Tuesday, November 15, 2011

A Baroque Portrait with Adam Miller

In this post I will give a brief account of a Baroque approach to painting a portrait. This is a much shortened explanation of the method I will be teaching in my upcoming workshop at Teaching Studios of Art- Oyster Bay, in December 2011.

The example used here is my painting, Self Portrait With a Cold.

The first consideration when painting in a layered technique is your ground and the color you apply to it. This painting is primed and underpainted in a mixture of Raw umber and ultramarine blue. The monochrome underpainting was applyed thinly over a finished drawing, slightly thicker in the lights to give a sense of texture.

Once the monchrome stage was dry color could be glazed over the under painting. Two considerations need to be remembered at this point.

One: You have already created a unifying color in the under painting and the more it can be left, the more harmony will be introduced to the finished painting.

Two: to take advantage of the layering technique of painting it is important to not add to much thick paint and hide your under layer completely.

The beautiful contrast of transparent glazes and opaque lights is the particular beauty of this approach to painting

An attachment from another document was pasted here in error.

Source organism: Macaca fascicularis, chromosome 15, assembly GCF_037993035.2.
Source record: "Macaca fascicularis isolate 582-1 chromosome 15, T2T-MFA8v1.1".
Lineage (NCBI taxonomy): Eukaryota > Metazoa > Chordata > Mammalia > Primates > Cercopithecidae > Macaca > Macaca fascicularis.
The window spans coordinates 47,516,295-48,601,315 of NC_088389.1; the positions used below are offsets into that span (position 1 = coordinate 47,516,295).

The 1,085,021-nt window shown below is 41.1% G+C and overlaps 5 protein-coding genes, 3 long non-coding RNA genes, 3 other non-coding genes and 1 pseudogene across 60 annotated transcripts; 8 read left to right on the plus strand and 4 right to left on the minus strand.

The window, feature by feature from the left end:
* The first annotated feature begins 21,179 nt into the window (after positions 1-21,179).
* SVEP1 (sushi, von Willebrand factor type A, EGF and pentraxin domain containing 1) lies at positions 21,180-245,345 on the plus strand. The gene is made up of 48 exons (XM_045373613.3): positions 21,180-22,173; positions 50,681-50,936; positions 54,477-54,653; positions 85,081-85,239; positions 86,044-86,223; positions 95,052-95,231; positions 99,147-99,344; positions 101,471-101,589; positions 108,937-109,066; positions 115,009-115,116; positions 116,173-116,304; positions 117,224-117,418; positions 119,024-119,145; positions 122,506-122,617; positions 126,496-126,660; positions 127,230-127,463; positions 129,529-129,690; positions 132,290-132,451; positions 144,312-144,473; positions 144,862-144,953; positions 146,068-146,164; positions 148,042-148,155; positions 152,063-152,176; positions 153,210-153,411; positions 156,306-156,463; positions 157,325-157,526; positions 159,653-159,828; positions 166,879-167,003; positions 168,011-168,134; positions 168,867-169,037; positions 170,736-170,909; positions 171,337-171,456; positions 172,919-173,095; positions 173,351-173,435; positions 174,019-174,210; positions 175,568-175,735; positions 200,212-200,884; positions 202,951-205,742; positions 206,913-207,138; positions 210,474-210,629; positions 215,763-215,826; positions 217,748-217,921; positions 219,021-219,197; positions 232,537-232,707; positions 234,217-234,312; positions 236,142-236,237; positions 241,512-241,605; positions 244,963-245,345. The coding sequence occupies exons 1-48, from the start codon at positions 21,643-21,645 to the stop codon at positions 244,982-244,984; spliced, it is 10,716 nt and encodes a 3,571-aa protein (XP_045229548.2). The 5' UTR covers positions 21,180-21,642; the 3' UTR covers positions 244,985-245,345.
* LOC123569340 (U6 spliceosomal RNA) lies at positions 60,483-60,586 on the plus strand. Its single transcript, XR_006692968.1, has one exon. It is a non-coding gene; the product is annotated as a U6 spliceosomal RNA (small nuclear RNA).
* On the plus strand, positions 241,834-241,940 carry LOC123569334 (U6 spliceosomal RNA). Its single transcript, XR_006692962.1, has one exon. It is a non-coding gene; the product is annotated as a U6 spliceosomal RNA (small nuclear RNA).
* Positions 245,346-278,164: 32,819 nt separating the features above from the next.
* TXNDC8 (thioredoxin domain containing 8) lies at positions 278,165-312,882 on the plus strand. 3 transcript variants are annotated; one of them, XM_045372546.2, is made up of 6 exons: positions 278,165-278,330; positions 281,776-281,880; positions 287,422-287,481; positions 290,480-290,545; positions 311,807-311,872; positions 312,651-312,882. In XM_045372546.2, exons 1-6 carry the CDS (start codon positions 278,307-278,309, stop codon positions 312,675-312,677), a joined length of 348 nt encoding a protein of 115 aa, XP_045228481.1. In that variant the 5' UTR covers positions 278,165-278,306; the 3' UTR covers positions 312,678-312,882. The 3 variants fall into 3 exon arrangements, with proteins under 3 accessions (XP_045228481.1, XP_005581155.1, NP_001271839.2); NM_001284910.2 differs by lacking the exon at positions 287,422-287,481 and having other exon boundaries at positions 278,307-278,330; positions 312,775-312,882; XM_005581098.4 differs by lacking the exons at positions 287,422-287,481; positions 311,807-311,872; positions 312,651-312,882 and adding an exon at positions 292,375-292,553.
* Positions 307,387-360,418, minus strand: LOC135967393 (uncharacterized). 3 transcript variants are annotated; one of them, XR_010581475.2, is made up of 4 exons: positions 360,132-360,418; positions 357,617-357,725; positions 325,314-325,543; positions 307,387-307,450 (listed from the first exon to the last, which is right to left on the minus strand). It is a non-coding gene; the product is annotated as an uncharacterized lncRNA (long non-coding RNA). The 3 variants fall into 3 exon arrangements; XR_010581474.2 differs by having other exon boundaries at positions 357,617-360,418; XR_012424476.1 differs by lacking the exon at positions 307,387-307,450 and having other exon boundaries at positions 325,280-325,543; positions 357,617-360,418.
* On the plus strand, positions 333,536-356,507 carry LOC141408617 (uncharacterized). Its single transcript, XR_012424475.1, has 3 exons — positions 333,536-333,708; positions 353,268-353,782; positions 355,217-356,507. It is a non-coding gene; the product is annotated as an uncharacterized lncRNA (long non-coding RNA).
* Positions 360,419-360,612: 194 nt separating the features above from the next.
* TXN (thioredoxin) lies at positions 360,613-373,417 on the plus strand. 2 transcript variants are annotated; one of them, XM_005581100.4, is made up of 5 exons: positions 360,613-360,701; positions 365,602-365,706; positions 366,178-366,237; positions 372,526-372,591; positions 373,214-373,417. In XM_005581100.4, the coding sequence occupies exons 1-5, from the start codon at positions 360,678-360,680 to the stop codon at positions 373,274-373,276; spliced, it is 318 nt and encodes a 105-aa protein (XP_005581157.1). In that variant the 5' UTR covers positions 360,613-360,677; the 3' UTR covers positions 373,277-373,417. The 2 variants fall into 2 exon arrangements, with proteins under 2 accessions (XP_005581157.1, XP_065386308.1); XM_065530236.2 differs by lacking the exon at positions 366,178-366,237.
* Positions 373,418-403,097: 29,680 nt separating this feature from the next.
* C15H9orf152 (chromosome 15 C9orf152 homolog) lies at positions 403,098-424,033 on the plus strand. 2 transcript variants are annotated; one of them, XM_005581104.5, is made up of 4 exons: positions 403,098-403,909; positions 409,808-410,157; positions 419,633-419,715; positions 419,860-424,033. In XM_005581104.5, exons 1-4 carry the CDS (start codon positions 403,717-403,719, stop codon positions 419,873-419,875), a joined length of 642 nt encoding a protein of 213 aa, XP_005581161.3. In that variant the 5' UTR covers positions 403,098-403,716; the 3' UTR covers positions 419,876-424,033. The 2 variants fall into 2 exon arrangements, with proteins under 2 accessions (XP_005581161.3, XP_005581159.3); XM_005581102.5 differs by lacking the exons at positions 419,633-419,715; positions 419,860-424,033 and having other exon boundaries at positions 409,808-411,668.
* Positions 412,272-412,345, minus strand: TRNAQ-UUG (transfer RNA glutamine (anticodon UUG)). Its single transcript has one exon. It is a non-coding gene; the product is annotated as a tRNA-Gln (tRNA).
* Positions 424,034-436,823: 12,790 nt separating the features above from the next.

Another very important consideration for this technique is your ground and canvas. as you will be leaving much of the painting in the first wash application and finishing only key ares of interest.The canvas or board must have a non absorbent ground so your washes will look attractive and float on top of the surface.

Of course, there is much more to this technique than I have posted here. If you are interested in learning more, please join us this December at Teaching Studios - Oyster Bay.

Thursday, Friday and Saturday

December 15, 16 and 17th.


Saturday, November 5, 2011

Portrait bust of Cecily- Rob Zeller

Since I teach both the figure and portrait at our Oyster Bay location, I find myself often wanting to try something new, something other than the working method than I teach. Partly stemming from boredom, partly a hunger for the new, this desire can be healthy, if channeled the right way.

 So I have added charcoal to my repetiore. The figure to the left is a charcoal drawing on toned paper of Cecily, and was begun as a demo for our OB figure class. I try to work from the model in class, to constntly demonstrate how the act of painting for our students.

This piece has since turned into a singular mission for me, as I have hired her privately on several occasions to try new techniques of charcoal and in "massing in" of forms in oil paint.

In focusing on her face, I tried to capture the big wash of light on her skull, and then all of the minor sub-forms (eggs) of her face, as they turn into and away from the light source. This is the most fun I have as a draftsman. Cecily lends herself to a rather dream-like, ethereal expression, so I went for that aspect, as well.

In the image above, you can see that I am working from a color study and the drawing, and working on the face first.

Here is where we stand at present. Almost finished.